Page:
Atlanta, Georgia: August 15, 1903: Coca-Cola is called Coca-Cola for a reason. For the past 18 years since it was created in 1885, this renowned soft drink has contained some 9 milligrams of cocaine per 7 ounce glass and has a fairly large dose of the caffeine rich kola bean in every one of those servings, too. Those ingredients provide a powerful “pick-me-up” for thirsty customers everywhere. Cocaine combined with caffeine laden kola beans! Hence, the name Coca-Cola.
But, now, Coke is changing. Earlier this year, the New York Tribune ran an expose that linked cocaine to crime all over America and called for legal action against Coca-Cola to stop producing this cocaine laced drink because it contributes to crimes committed by crazed people.
Since that story ran in the Tribune, Coke has quietly switched from using fresh coca leaves in its secret formula to a formula still using those same coca leaves for taste but with the actual cocaine taken out. Coca-Cola has been equally as mum about its subtle switch from promoting Coke as a type of cure-all tonic for aches and pains to being advertised instead as just a refreshing, drinkable beverage designed to cure thirst. Coke is changing.
Coca-Cola vehemently denies its drink has ever had any negative qualities that are harmful to its customers. Plus, the Company points to the soft drink as being the most popular drink in America and is refreshingly healthy. The cocaine ingredient has been a persistent problem for Coke since Atlanta druggist, John Pemberton, first concocted it nearly two decades ago. It is not too hard to understand why.
When Pemberton first registered his trademark for the drink in 1885, he did not call it Coca-Cola; he named it “French Wine Cola—Ideal Nerve and Tonic Stimulant.” Not a name that rolls easily off the tongue or a name designed to squelch rumors of cocaine use, since for decades “wine colas” in Europe have been known to contain cocaine. Fortunately, Pemberton’s bookkeeper came up with another name for the drink shortly after it began to be served to the public in Atlanta in 1886. The bookkeeper dubbed it the rolling alliterative and apt descriptive name “Coca-Cola.”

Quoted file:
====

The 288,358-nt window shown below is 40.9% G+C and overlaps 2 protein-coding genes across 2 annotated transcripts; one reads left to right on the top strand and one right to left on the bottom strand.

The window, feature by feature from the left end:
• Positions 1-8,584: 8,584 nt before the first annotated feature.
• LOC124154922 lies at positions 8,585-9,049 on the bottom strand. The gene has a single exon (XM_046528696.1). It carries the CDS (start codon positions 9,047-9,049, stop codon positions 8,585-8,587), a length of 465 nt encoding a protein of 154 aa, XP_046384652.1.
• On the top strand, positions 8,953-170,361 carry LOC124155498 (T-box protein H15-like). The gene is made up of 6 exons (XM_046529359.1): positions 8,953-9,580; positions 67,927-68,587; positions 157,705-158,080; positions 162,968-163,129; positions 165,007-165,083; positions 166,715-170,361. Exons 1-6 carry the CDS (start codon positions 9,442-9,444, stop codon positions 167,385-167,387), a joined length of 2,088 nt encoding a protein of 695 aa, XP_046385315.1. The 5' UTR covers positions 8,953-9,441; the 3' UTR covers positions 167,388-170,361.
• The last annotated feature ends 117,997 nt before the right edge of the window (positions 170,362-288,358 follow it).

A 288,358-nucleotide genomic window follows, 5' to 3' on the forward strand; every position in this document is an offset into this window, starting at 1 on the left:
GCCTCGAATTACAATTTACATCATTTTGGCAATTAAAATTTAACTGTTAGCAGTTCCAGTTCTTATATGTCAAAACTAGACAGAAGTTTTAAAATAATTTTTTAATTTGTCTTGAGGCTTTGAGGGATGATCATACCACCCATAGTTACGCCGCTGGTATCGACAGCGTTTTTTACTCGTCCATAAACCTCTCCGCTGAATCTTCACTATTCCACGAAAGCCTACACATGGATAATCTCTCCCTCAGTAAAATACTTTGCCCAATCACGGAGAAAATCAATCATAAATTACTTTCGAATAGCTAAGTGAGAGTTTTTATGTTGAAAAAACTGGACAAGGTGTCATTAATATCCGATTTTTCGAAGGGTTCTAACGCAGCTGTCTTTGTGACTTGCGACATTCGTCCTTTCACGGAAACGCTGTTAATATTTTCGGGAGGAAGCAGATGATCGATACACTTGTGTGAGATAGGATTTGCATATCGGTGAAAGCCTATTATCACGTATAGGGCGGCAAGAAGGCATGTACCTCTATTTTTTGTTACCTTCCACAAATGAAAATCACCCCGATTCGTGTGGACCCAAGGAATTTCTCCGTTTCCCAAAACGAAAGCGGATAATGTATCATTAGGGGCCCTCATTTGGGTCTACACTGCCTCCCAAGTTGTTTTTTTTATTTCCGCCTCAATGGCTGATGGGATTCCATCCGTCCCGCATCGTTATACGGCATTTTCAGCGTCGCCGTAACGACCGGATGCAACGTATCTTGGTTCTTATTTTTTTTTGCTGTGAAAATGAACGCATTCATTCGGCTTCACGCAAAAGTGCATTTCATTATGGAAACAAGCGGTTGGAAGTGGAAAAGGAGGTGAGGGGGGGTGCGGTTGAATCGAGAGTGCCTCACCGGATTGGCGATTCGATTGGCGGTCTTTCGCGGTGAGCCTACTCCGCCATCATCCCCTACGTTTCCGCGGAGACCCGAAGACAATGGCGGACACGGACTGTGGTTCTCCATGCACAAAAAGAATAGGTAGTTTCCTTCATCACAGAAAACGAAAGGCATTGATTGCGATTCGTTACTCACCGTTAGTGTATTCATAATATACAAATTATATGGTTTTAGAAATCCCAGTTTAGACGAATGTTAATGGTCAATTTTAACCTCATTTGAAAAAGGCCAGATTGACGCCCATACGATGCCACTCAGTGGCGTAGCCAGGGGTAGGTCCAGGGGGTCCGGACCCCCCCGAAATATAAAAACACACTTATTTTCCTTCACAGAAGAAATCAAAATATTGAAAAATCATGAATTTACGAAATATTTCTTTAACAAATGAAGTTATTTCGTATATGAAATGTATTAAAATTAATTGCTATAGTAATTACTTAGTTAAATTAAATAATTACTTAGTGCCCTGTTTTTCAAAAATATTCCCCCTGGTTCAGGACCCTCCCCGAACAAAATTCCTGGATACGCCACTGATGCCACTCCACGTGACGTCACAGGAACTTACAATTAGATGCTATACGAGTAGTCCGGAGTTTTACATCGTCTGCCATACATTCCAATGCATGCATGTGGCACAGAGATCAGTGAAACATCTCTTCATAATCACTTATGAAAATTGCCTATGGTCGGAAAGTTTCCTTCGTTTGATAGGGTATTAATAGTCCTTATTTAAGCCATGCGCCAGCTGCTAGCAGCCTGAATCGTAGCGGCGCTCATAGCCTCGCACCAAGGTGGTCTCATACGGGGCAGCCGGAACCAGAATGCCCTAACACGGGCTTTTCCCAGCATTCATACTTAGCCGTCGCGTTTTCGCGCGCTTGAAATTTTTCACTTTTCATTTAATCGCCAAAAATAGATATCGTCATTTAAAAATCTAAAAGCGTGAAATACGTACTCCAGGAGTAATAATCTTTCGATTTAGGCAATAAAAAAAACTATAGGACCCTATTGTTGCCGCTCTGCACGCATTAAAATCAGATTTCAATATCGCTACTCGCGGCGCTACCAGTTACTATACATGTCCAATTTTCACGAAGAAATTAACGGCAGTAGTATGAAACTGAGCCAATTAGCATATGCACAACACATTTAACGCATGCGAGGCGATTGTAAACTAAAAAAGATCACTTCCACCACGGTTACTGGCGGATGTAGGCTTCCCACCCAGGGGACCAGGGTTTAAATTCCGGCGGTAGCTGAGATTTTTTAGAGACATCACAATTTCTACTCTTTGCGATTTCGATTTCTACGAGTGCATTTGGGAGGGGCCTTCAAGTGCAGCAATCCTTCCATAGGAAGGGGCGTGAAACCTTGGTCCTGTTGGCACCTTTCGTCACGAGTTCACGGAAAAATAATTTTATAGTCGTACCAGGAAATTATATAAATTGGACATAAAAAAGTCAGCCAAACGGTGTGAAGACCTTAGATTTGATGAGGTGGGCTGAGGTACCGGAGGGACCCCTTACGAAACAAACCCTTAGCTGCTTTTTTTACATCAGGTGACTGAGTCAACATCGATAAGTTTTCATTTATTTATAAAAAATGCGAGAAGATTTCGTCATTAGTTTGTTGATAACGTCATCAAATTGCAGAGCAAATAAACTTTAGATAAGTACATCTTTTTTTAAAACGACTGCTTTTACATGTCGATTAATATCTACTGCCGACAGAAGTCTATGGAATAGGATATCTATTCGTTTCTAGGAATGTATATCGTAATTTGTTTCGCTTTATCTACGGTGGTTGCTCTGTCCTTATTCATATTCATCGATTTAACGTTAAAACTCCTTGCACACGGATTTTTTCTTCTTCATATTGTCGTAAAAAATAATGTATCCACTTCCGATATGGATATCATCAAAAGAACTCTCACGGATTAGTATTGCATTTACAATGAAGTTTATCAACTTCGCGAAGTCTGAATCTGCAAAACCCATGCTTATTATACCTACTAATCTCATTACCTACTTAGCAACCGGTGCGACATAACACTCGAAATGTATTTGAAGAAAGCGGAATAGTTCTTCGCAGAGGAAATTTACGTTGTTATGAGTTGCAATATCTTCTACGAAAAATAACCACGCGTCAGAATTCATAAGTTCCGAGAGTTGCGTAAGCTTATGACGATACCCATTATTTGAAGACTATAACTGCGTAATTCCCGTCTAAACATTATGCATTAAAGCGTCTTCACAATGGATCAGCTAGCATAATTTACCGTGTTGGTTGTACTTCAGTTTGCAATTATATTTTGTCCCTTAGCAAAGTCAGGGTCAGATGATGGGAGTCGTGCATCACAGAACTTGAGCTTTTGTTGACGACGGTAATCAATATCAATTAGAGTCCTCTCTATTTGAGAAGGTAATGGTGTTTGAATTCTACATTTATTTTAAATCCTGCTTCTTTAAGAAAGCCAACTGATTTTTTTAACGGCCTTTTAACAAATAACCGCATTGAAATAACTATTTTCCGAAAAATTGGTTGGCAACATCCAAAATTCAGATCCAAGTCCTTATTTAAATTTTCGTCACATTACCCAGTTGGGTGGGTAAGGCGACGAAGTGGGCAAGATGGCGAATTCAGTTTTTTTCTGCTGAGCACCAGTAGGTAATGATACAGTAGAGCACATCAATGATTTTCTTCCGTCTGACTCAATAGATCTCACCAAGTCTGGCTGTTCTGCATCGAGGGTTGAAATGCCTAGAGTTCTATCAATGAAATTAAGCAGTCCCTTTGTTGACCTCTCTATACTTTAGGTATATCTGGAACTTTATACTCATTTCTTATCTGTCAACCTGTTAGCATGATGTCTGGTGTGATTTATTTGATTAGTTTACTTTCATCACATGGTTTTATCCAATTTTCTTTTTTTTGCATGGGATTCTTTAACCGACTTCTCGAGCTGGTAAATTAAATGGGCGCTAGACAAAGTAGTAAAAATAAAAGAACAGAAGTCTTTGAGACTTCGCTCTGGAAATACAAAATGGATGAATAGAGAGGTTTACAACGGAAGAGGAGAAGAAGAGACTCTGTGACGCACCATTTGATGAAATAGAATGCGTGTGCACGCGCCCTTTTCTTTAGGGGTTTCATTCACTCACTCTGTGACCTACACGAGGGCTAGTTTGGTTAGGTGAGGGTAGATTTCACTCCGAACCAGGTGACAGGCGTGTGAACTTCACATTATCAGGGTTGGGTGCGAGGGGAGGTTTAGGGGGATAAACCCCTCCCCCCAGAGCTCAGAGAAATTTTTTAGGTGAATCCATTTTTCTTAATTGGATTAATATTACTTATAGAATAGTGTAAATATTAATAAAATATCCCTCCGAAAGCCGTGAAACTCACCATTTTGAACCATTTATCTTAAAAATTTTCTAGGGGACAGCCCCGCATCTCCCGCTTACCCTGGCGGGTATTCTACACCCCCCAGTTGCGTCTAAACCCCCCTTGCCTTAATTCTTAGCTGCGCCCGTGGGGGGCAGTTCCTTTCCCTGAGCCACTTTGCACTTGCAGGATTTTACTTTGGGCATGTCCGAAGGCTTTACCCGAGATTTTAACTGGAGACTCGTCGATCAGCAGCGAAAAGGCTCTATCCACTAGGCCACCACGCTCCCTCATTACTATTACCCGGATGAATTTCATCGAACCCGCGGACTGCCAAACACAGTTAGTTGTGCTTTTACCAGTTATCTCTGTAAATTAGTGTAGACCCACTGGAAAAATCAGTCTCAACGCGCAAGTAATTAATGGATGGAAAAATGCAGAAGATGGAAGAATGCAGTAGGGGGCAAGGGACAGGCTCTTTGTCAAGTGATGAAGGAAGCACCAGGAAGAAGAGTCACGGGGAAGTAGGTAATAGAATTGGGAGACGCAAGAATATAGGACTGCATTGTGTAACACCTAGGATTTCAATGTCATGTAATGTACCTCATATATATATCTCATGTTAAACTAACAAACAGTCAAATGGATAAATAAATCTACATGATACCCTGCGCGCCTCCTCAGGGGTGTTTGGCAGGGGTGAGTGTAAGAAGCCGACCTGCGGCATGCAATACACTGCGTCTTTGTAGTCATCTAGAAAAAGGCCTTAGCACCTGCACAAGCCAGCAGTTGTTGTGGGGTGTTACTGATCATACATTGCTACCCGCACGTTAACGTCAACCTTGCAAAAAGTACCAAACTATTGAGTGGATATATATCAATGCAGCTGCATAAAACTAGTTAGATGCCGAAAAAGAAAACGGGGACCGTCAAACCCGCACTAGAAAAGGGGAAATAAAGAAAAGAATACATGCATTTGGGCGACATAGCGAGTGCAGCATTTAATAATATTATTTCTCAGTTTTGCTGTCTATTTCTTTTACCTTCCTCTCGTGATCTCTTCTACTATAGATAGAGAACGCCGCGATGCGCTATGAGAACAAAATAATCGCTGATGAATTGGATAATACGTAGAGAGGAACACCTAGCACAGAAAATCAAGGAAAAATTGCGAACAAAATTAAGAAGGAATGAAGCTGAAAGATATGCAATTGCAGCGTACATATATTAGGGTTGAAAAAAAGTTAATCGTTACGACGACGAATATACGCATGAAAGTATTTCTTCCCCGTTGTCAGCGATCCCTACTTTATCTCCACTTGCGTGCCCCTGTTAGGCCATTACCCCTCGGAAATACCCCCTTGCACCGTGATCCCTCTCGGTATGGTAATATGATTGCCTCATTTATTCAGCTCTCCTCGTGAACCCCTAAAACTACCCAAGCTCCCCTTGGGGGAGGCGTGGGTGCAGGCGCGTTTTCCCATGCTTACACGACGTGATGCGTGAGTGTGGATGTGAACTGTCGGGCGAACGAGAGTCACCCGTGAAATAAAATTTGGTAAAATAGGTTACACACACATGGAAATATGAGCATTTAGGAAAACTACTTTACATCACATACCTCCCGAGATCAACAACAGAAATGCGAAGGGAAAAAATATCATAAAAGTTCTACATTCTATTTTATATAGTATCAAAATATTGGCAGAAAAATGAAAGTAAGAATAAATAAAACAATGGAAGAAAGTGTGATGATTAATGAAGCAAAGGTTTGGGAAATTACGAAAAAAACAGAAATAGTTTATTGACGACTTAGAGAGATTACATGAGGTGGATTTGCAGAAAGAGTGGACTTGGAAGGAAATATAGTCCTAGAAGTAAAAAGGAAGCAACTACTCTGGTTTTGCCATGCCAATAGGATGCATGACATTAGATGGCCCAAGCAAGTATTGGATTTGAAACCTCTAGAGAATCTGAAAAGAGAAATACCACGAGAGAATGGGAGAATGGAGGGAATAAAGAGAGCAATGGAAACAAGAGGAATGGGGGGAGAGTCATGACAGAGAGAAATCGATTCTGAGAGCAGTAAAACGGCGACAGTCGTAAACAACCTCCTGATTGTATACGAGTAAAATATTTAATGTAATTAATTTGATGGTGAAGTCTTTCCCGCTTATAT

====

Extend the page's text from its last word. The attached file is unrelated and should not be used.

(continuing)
When Pemberton’s health began to fail in the late 1880’s, he sold his little company and the formula for Coke to the far more successful Atlanta druggist, Asa Candler, in 1888 for $2,300. Pemberton died later that year at age 57.
Since then, of course, Candler has put his considerable marketing skills and business acumen to good use by mass producing this tasty drink and selling it—first in Atlanta, then the nation, and now there is talk of selling Coke to the entire world. Coca-Cola is rapidly becoming one of the most successful companies in the U.S.
But, now, with the elimination of cocaine from its formula, our Coca-Cola drinking habits might not change but our verbal habits will. We can no longer refer to Coca-Cola as “dope,” or a “shot in the arm,” or refer to soda fountains as “hop joints,” or Coke delivery carts as “dope wagons.” That’s because, Coke is now minus coke. So, Coke is changing, folks. Here’s a good old fashioned ice cold toast to your new good health!
Even, today, well into the 2nd century of Coca-Cola’s operation, the thoughts that Coke contains cocaine still percolates just a little below the public’s consciousness. Many people always seem to ask the question when the subject comes up: “Is this true?” Coke maintains that at one time the drink contained “trivial” amounts of cocaine but even that small amount was removed from the formula more than a century ago.
To say that Coca-Cola has been successful is like saying Wal-Mart is an interesting little store.
In 1886 in Atlanta, the Coke product was averaging about 9 servings per day. In 2011 in all of the world’s 195 countries, Coke products are served at the rate 1.7 billion times a day. That’s nearly 30% of the human race drinking soft drinks produced by Coca-Cola each and every day.
A few other Coke historical facts: Dallas was the first city to open a Coca-Cola Bottling Company outside Atlanta. The first two countries outside the US to bottle Coke were Cuba and Panama. For 65 years, Coca-Cola has been the most recognized trademark in the world. Not a bad success story from humble beginnings 125 years ago, this year, making Coke a permanent part of Southern Memories.